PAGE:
Home Special Features Redefining business continuity in a post-COVID world
Redefining business continuity in a post-COVID world
Disruption has been the name of the game in business since the turn of the millennium. Years of disruption due to technology have culminated in the COVID-19 crisis, the biggest globally disruptive event in recent history.
In this extremely volatile landscape, good leadership has been essential. And yet as the world emerges into an unprecedented reality post-pandemic, business continuity grows ever more challenging. As such, industries need to reinvent themselves in new creative ways to ensure long-term sustainability and continued growth.
According to multinational professional services firm Deloitte, business continuity management covers infrastructure, cyber, employee, business, operational and communication risks, with the aim of managing an organization that has to face new challenges and risks and wants to ensure continuity of operations and production.
Typically, the firm explained in a report titled “Workforce Strategies for Post-COVID Recovery”, crises have three time frames in which companies can deal with: Respond, where current survival and continuity is most important; Recover, where lessons are learned and strategy changes are implemented; and Thrive, in which the company prepares for the future based on these changes.
As the world emerges from the impact of COVID-19, organizations now must shift their focus to the challenges of the recovery stage.
“It is important to realize that recovery won’t be static. It will not occur on a specific date,” Deloitte said in the report.
“Organizations must prepare for different outcomes of the pandemic — mild, harsh, or severe — and recognize that the recovery should be adaptable to different situations within different countries and industries worldwide.”
The report suggested that business leaders should think of the recovery process as a spectrum of options, wherein they must ask how they can integrate changes in their workforce, what services could be added or changed, or what other operations could be maintained in a remote capacity.
“The recovery process adopted by each organization will serve as a bridge between the response — how it dealt with the immediate demands of the crisis — and what its future will look like — in the new normal,” the report said.
Deloitte recommended workforce-related strategies in the recovery to be orchestrated through five critical actions: Reflect, Recommit, Re-engage, Rethink, and Reboot. These actions can help organizations bridge the crisis response to the new normal by laying the foundation to thrive in the aftermath of the crisis.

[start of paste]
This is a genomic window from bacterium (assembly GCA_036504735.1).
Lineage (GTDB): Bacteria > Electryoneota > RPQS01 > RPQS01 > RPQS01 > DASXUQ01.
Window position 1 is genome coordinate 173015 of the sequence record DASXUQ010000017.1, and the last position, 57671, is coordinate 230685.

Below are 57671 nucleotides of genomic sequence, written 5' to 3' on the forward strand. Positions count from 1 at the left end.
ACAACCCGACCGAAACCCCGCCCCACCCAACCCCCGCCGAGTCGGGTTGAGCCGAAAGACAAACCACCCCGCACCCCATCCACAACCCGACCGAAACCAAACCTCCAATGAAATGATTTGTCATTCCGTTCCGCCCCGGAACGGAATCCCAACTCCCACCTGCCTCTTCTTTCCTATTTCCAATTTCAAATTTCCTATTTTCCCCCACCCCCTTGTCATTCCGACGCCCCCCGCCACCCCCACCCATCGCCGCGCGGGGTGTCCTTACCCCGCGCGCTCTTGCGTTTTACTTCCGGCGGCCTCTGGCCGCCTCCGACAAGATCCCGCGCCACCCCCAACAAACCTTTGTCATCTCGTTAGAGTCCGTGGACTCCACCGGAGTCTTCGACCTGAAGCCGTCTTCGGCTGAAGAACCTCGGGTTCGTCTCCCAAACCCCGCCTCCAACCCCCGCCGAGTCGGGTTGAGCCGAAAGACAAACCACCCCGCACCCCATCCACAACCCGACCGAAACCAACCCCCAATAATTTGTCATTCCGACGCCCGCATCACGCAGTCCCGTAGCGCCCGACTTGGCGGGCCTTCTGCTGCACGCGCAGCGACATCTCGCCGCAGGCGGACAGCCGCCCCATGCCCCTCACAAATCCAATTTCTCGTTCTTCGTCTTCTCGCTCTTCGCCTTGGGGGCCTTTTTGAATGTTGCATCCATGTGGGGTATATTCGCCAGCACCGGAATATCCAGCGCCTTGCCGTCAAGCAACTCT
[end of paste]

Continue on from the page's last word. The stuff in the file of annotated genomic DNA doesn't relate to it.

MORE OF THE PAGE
Only by internalizing the lessons learned from crises past can organizations lay the groundwork for future growth. Greg Kelly, senior partner at McKinsey and Company, expounded on this sentiment in the inaugural episode of global management consultancy’s new Future of America podcast, discussing how leading companies can use growth to drive sustainability and promote genuine inclusion.
“Our research shows that you’re more likely to grow better and faster if you pursue growth in multiple dimensions. Growth in your core, growth in adjacencies, growth in geographies, and to do so with multiple levers,” Mr. Kelly said.
He said that companies are much more likely to outperform if they have a well-defined core business, and growing in those categories, in their core market, because there are always new opportunities to be found, and moving to adjacent businesses can allow the company to apply their strengths in new ways.
“And then you’re also growing in additional geographies and doing that with a wider variety of capabilities with innovation and a focus on your core categories, your core customers, and then you’re finding even better ways to meet your customer needs,” he said.
“Frequently, that requires better innovation. Also, it can be connecting more digitally, connecting with better marketing. We talk about full-funnel marketing, which is the brand-building marketing as well as the performance marketing. So connecting with better capabilities and then also pursuing growth inorganically through mergers and acquisitions. We find that the growth outperformers use those multiple levers to drive growth. But again, it all starts with that growth mindset. The leaders with that growth mindset grow twice as high as those without it.”
Leaders who possess that mindset, and the drive to pursue such aspirations through multiple capabilities, are more likely to succeed in challenging environments, he added.
“Whether that’s improving their innovation capability, their digital connections, or what we call full-funnel marketing, which is both brand-building and performance-oriented marketing, and those that are thoughtful about how acquisitions can help accelerate their progress — those are the [companies] that outperform. So that second key is pursuing multiple levers. And third, holding themselves accountable for the ‘and,’ for driving inclusion and sustainability and growth.” — Bjorn Biel M. Beltran